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Re'gulus, Ati'lius

5. M. Atilius Regulus, M. F. M. N., son of the Regulus who perished in Africa [No. 3], was consul for the first time in B. C. 227, with P. Valerius Flaccus, in which year no event of importance is recorded (Fasti; Gel. 4.3). He was elected consul a second time in B. C. 217, to supply the place of C. Flaminius, who had fallen in the battle of the Trasimene lake. He carried on the war against Hannibal together with his colleague Servilius Geminus, on the principles of the dictator Fabius. At the end of their year of office their imperium was prolonged, as the new consuls had not yet been elected; but when Aemilius Paulus and Terentius Varro were at length appointed, and took the field, Regulus was allowed to return to Rome on account of his age, and his colleague Servilius remained with the army (Liv. 22.25, 32, 34, 40). Polybius, on the contrary, says (3.114, 116) that Regulus remained with the new consuls, and fell at the battle of Cannae, where he commanded, with Servilius, the centre of the line. This statement, however, is erroneous, and we must for once follow Livy in preference to Polybius, since it is certain that the same Regulus was censor two years after the battle of Cannae. (Comp. Perizonius, Anim>adv. Hist. 100.1, sub fin.; and Schweighäuser, ad Polyb. 3.114.)

After the battle of Cannae, B. C. 216, Regulus was one of the triumviri mensarii, who were appointed on account of the scarcity of money. In B. C. 214 he was censor with P. Furius Philus. These censors punished with severity all persons who had failed in their duty to the state during the great calamities which Rome had lately experienced. All those who had formed the project of leaving Italy after the battle of Cannae, and all those who had been taken prisoners by Hannibal, and when sent as ambassadors to Rome on the promise of returning to the Carthaginian camp, had not redeemed their word, were reduced to the condition of aerarians. The same punishment was inflicted on all the citizens who had neglected to serve in the army for four years without having a valid ground of excuse. Towards the end of the year, when the new tribunes of the people entered upon their duties, one of their number, Metellus, who had been reduced to the condition of an aerarian by the censors, attempted to bring these magistrates to trial before the people, but was prevented by the other tribunes from prosecuting such an unprecedented course [METELLUS, No. 2]. As Furius Philus died at the beginning of the following year, before the solemn purification (lustrum) of the people had been performed, Regulus, as was usual in such cases, resigned his office. (Liv. 23.21, 24.11, 18, 43; V. Max. 2.9.8.)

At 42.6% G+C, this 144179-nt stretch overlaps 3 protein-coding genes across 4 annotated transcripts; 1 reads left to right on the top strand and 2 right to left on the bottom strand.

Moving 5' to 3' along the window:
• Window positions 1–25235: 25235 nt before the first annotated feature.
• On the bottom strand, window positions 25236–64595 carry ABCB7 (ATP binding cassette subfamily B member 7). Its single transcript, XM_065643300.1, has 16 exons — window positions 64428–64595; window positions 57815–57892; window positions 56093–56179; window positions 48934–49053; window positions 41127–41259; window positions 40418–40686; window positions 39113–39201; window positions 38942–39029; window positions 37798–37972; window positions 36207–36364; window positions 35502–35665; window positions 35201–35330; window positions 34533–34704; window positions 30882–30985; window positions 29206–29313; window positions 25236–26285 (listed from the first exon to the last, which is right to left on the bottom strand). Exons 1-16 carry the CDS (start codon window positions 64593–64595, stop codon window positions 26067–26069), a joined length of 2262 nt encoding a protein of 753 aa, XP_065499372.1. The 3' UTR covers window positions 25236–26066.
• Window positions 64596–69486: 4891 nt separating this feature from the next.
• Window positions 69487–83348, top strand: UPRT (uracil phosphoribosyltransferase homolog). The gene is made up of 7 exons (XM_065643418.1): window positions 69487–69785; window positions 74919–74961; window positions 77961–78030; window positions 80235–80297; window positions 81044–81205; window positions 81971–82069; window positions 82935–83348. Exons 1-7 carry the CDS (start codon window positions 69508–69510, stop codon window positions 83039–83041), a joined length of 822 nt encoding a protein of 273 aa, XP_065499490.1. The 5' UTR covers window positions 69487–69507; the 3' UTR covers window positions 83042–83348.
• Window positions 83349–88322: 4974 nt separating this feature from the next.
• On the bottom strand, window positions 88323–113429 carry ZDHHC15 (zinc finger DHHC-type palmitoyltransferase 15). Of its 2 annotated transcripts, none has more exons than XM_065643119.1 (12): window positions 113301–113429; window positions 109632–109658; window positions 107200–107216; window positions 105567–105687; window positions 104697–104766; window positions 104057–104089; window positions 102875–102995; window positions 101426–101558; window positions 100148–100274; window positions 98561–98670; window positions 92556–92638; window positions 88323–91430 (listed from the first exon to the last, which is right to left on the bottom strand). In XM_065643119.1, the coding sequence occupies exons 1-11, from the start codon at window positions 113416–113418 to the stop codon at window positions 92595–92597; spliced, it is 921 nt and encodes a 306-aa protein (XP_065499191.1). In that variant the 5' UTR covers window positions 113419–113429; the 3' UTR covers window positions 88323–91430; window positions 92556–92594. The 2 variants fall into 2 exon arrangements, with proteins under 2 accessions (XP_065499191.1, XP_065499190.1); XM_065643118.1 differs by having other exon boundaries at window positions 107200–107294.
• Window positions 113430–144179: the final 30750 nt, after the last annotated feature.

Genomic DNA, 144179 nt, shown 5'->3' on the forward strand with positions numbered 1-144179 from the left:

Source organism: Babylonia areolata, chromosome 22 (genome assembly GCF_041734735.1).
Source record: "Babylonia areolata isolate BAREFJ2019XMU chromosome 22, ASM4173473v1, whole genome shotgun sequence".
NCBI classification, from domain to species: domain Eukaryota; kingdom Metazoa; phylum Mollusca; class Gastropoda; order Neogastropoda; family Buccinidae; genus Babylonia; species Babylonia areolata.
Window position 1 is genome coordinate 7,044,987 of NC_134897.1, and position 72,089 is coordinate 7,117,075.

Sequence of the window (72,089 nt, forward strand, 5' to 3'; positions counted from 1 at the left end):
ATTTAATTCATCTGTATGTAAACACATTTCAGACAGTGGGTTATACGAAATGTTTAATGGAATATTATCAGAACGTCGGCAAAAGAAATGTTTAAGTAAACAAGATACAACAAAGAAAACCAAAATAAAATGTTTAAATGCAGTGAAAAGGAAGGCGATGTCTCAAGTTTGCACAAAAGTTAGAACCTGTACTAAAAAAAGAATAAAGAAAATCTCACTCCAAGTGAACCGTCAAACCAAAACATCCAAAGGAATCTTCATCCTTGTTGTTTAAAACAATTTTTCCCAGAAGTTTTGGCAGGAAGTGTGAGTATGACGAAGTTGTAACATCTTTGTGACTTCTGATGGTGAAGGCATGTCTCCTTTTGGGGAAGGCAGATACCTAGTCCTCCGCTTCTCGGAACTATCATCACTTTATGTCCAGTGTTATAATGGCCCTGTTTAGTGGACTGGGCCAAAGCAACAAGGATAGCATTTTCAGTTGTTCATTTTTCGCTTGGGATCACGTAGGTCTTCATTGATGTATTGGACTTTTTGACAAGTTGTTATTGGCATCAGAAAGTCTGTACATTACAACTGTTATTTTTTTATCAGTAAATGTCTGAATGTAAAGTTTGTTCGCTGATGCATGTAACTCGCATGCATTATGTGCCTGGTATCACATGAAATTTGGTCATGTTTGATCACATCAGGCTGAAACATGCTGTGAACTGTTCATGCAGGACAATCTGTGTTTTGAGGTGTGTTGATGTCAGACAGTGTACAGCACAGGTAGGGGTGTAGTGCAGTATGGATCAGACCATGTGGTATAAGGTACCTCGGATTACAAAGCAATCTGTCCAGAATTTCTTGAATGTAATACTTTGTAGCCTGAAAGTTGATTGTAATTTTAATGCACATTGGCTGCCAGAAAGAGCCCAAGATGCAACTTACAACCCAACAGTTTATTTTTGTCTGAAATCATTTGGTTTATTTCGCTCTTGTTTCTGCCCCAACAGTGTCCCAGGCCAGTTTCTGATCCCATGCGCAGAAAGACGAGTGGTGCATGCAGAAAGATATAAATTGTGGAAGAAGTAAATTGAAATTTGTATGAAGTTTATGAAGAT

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227 BC (1)
217 BC (1)
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214 BC (1)
hide References (10 total)
  • Cross-references from this page (10):
    • Livy, The History of Rome, Book 24, 11
    • Livy, The History of Rome, Book 22, 25
    • Livy, The History of Rome, Book 22, 34
    • Livy, The History of Rome, Book 24, 43
    • Livy, The History of Rome, Book 22, 32
    • Livy, The History of Rome, Book 22, 40
    • Livy, The History of Rome, Book 23, 21
    • Livy, The History of Rome, Book 24, 18
    • Gellius, Noctes Atticae, 4.3
    • Valerius Maximus, Facta et Dicta Memorabilia, 2.9.8
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